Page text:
One year ago, a significant pattern change began to develop and affect southern New Jersey. This pattern change, which was supported by a growing La Nina weather pattern, has produced a significant drought over southern New Jersey. With May, 2008 being the one year anniversary, it is time to look back at what has caused this daught and what the future may hold.
A year ago, a significant change began to develop over the Pacific. Ocean waters cooled in the central and east-central equatorial Pacific, which lead to stronger than average easterly winds across the entire equatorial Pacific. The changes in these upper level winds lead to whole scale changes in the pattern. One of those changes was the development and sustained presence of a ridge off and over the Southeast coast. The development of this ridge of high pressure is extremely important.
La Nina grew to become very strong and as an indirect result, supported a strong ridge off the Southeast coast. Through May, 2007 up to May, 2008 the Southeast ridge (SER) has forced the overall storm track to the north and west of southern New Jersey. At the height of La Nina in the winter months, the SER was able to literally deflected most fluctuations away from southern New Jersey leading to significant deficits in rainfall. As seen on NY NJ PA Weather daught page, rainy shortcomings from May to December of 2007 were 7.35 "below normal.
Additionally, through December to March (the winter months) the overall influence of La Nina produced a rapidly progressive weather pattern. With a lack of a negative north Atlantic Oscillation (NAO) and a strong SER, the storm track generally remained north and west of southern New Jersey. For each storm, the anticipation continued was focused over central Pennsylvania, the Hudson Valley, and New England. While, New England experienced a very snowy and harsh winter, the Mid Atlantic remained reliably dry and warm.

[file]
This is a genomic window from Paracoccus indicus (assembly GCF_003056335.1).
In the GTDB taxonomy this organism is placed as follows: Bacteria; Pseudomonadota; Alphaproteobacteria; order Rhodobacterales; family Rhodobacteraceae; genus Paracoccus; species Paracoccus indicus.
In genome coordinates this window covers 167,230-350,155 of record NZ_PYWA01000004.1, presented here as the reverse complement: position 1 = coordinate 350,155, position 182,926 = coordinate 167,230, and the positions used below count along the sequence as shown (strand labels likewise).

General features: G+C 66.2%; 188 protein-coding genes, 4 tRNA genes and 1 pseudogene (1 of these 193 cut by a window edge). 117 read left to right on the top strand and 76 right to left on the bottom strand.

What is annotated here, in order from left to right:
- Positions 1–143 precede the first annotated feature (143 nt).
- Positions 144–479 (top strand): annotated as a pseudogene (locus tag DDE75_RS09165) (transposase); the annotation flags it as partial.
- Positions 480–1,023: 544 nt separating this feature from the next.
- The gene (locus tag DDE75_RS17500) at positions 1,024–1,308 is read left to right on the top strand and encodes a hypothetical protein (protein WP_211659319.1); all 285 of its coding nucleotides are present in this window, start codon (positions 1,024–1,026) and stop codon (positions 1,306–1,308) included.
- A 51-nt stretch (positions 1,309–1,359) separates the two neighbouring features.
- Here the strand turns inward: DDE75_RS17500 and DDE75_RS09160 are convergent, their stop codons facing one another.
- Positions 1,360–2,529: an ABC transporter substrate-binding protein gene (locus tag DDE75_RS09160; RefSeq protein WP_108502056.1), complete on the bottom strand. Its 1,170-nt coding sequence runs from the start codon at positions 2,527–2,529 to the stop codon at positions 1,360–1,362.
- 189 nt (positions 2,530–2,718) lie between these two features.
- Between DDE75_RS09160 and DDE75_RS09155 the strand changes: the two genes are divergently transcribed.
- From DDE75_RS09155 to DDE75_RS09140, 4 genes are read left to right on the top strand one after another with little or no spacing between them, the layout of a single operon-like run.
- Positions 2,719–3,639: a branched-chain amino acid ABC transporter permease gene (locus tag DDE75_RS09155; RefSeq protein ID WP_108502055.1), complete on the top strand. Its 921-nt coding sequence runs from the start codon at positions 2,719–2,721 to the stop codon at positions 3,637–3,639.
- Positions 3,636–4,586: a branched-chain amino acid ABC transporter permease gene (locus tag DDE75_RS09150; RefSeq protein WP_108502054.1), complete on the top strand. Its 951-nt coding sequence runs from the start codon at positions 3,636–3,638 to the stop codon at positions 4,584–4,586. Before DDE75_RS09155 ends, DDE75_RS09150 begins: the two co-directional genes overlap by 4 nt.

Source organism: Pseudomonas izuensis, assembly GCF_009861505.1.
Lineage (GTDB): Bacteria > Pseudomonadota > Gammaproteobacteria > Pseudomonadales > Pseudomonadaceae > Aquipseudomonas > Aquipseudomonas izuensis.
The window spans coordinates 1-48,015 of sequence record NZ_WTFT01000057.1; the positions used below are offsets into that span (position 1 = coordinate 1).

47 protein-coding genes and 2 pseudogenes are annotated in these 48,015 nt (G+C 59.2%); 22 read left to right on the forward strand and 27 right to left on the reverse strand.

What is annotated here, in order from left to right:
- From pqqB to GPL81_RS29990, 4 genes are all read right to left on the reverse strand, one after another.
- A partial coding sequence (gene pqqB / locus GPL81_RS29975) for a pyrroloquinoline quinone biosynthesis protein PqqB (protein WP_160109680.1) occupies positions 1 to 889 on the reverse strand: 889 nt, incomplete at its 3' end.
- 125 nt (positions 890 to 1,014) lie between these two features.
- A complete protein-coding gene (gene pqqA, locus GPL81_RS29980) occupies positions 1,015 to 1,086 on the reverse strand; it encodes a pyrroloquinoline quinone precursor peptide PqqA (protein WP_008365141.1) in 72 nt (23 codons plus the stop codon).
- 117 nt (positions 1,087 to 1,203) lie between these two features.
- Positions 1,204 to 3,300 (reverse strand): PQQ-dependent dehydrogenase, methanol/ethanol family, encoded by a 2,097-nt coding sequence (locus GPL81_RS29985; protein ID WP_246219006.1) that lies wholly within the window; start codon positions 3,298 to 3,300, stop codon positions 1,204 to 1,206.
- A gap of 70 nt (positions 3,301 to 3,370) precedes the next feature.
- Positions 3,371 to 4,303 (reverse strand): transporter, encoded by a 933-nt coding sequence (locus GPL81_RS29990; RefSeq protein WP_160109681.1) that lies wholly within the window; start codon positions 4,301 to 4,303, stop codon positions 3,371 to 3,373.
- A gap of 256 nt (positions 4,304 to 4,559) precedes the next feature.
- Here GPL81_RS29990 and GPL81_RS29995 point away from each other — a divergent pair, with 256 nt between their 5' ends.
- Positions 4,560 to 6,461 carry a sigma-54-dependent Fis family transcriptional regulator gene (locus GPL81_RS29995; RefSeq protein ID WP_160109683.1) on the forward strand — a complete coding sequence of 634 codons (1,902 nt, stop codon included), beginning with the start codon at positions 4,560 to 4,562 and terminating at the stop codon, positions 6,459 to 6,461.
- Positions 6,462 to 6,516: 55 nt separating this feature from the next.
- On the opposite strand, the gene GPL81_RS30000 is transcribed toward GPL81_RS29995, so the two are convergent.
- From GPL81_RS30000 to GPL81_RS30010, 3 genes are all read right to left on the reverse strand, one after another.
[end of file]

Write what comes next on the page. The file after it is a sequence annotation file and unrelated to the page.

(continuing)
Many strong disturbances and closed lows this Spring that have bought heavy precipitation and severe weather have rapidly weakened and dissipated as the fluctuations moved north and east. Once again, the progressive nature of this pattern combined with a storm track focused to the north of southern New Jersey has led to a deficit in 2008 of 2.16. "This has pushed the deficit for the entire period to 9.51" below normal.
There is good news though! La Nina is starting to show signs of weakening and the forecasts from the Climate Prediction Center suggest that La Nina will continue to weaker despite linger through June. Going toward the Summer and Fall, the ENSO could potentially go neutral or toward an El Nino state, which will bring a much higher chance for precipitation. However, in order to break the significant grip that this La Nina enhance drought has on the region, several months of above normal rainy will likely be needed. Heavy tropical rains from tropical systems may also aid in alleviating the drought, although heavy downpours will do more harm than good as flooding and a washing away of top soil will be the result.
The Drought over southern New Jersey, though under reported in the media, continues to have significant impacts on the communities of southern New Jersey. Although improvement in the drought conditions are expected, significant rainfall will be needed to replenish the lack of rain seen over this year. NY NJ PA Weather will continue to track and cover this daught and give the latest news and impacts through the summer.